of the Magistrate Judge in recommending dismissal of all claims against Defendant Cartledge because
Plaintiff still does not state a plausible Eighth Amendment violation claim. While Plaintiff only alleged
a few additional facts against Defendant Cartledge, this Court chose in its discretion to conduct a de
novo review of Plaintiff’s claims. Upon review, this Court agrees that Plaintiff has still not alleged a
plausible claim in his Motion to Amend Complaint based on the standard set forth in Farmer v.
Brennan, 511 U.S. 825, 832 (1994) (holding that a prison official “may be held liable under the Eighth
Amendment for denying human conditions of confinements only if he knows that inmates face a
substantial risk of serious harm and disregards that risk by failing to take reasonable measures to abate
it.”). At most, Plaintiff alleges leaky ceilings, excessively cold temperatures, and a new allegation that
there is mildew in the food storage refrigerator. [ECF #12, p. 2]. He also does not otherwise allege he
suffered an actual injury with respect to these conditions. Nor does he show that the conditions were
objectively serious enough to pose a substantial risk of serious harm, and that the prison officials were
“deliberately indifferent” to his serious medical needs. Accordingly, this Court agrees with the
Magistrate Judge that summary judgment is appropriate with respect to any claims alleged against
A similar analysis applies to the claims lodged against Defendant Stirling. In his Motion to
Amend Complaint, Plaintiff alleges Defendant Stirling “refused to answer his requests” for information
about his charges, and he gave the final recommendation for Plaintiff to be placed in solitary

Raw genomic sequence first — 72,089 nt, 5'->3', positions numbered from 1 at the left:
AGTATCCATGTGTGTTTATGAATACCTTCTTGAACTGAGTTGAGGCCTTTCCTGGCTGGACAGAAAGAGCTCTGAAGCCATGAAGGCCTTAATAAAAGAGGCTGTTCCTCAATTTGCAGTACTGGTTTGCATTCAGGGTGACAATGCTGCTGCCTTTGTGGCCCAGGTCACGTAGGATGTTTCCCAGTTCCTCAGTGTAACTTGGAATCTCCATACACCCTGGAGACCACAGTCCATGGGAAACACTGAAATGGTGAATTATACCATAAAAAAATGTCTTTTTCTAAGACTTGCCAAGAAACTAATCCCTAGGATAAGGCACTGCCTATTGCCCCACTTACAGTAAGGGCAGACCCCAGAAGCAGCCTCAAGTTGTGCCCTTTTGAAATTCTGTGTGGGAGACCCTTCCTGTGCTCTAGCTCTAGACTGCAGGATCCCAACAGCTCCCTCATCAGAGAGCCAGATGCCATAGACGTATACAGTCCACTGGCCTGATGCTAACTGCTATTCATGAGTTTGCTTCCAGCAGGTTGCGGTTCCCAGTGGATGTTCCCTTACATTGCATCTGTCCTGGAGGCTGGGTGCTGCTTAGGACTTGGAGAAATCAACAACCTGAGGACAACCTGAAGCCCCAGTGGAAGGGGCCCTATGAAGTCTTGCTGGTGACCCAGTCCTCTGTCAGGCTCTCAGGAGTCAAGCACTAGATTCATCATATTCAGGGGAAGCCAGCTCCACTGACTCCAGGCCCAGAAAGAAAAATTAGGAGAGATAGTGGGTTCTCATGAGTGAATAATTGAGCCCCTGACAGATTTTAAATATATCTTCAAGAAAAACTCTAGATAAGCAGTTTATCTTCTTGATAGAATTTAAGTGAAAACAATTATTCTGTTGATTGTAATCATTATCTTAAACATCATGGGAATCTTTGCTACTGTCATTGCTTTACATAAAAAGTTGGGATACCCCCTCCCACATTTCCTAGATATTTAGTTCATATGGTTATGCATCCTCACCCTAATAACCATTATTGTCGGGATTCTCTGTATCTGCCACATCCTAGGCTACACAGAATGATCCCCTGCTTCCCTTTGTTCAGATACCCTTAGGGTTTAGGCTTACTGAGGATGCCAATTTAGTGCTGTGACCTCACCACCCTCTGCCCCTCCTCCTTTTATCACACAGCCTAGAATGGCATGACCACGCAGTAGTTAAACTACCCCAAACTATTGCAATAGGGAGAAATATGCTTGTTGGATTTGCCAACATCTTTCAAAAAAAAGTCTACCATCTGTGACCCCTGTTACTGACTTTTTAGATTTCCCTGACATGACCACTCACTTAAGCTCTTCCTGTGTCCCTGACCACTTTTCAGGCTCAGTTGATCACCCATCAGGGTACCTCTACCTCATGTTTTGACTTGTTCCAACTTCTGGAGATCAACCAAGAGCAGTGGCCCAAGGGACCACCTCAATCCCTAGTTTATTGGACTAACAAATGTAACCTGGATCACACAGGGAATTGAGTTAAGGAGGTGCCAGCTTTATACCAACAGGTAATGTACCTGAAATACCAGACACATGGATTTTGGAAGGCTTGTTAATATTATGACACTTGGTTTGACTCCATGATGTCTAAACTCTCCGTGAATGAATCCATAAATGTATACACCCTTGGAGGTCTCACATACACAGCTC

confinement. [ECF #12, p. 2]. Thus, Plaintiff argues because Defendant Sterling placed him in KCI,
he has inflicted cruel and unusual punishment in the form of exposing Plaintiff to water leaks,
excessively cold temperatures, being stripped naked upon entry at KCI with no blanket, and mildew in
the food storage refrigerator. [ECF #12, p. 2]. Again, Plaintiff does not state a plausible claim based
on these alleged facts. Courts generally allow prison administration the discretion to determine the most
efficient manner to run the prison system. Taylor v. Freeman, 34 F.3d 266, 268 (4th Cir. 1994) (“It is
well established that absent the most extraordinary circumstances, federal courts are not to immerse
themselves in the management of state prisons or substitute their judgment for that of the trained
penological authorities charged with the administration of such facilities.”). Assuming Defendant
Stirling in fact gave the final recommendation to place Plaintiff at KCI, this Court will not substitute
its own judgment in place of trained authorities regarding the placement of inmates in housing units.
Second, as previously discussed, the alleged conditions at KCI do not rise to the level of cruel and
unusual punishment as contemplated by the Eighth Amendment. Accordingly, this Court finds that any
alleged claims against Defendant Stirling should be dismissed.
Finally, in his motion to amend complaint, Plaintiff argues that Defendants Coxe and Greer also
subjected him to cruel and unusual punishment and interrogated him, despite his repeated request for
a lawyer, and failed to investigate the alleged escape incident properly and professionally. This Court
has previously determined that Plaintiff fails to make out a prima facie case for cruel and unusual
punishment as contemplated by the Eighth Amendment based on his complaints of water leaks,
excessively cold temperatures, being stripped naked upon entry at KCI without a blanket, and mildew
in the food storage refrigerator. Plaintiff’s remaining allegations in his motion to amend complaint
against Defendants Coxe and Greer related to the investigation of the escape and possession of weapons
allegations, do not state a cognizable claim for relief. In Baker v. Lyles, the Fourth Circuit explained
that while inmates have due process rights in prison disciplinary proceedings, those rights must be
viewed in light of the prison setting and the necessity of the state to maintain acceptable levels of safety